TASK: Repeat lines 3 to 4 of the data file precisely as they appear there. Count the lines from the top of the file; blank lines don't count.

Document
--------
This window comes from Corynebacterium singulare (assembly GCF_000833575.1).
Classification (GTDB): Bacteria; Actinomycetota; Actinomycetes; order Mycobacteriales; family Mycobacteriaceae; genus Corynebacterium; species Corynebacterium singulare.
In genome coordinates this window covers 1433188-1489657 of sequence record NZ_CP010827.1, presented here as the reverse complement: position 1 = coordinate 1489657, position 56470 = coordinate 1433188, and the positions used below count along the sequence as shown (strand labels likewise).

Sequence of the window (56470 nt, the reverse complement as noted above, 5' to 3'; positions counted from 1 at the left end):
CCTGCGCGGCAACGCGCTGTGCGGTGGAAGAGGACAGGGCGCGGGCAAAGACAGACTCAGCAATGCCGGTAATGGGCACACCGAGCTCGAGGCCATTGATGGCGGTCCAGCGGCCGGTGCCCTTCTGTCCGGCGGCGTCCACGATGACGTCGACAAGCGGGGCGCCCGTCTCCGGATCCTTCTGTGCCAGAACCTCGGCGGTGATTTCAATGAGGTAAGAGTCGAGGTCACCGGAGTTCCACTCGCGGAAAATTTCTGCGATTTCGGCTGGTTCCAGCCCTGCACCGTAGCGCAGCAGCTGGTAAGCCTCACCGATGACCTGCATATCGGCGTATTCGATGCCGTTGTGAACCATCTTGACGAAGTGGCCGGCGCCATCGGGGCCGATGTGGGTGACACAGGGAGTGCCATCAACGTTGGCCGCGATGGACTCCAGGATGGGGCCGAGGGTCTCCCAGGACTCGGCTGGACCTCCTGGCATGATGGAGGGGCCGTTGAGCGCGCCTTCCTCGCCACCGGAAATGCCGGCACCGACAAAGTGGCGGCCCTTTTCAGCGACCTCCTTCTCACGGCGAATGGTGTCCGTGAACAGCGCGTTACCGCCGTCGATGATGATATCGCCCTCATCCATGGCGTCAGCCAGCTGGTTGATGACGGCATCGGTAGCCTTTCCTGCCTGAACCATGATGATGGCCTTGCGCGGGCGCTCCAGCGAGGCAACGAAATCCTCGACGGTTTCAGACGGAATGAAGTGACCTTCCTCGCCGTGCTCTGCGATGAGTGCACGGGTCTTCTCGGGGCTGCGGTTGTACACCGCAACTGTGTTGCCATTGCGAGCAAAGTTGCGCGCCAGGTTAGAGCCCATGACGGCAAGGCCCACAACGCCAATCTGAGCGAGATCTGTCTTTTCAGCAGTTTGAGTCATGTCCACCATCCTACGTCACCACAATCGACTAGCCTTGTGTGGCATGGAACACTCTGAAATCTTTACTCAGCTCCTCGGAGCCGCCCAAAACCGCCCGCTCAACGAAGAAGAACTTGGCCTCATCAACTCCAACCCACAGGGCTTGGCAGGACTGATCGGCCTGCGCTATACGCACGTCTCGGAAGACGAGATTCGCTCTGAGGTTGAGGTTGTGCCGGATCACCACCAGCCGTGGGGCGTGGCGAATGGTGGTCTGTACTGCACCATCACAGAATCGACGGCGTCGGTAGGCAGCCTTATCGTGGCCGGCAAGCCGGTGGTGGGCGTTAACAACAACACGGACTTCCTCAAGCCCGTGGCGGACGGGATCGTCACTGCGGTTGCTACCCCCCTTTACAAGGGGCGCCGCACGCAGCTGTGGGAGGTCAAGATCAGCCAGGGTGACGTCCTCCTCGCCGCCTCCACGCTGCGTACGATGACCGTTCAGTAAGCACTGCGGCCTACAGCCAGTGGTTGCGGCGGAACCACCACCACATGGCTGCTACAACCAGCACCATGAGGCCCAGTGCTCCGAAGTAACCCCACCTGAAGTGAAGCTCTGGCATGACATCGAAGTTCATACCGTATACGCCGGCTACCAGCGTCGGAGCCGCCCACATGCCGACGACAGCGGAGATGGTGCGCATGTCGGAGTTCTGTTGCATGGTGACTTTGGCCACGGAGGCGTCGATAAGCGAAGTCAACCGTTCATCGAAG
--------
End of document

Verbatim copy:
In genome coordinates this window covers 1433188-1489657 of sequence record NZ_CP010827.1, presented here as the reverse complement: position 1 = coordinate 1489657, position 56470 = coordinate 1433188, and the positions used below count along the sequence as shown (strand labels likewise).

Sequence of the window (56470 nt, the reverse complement as noted above, 5' to 3'; positions counted from 1 at the left end):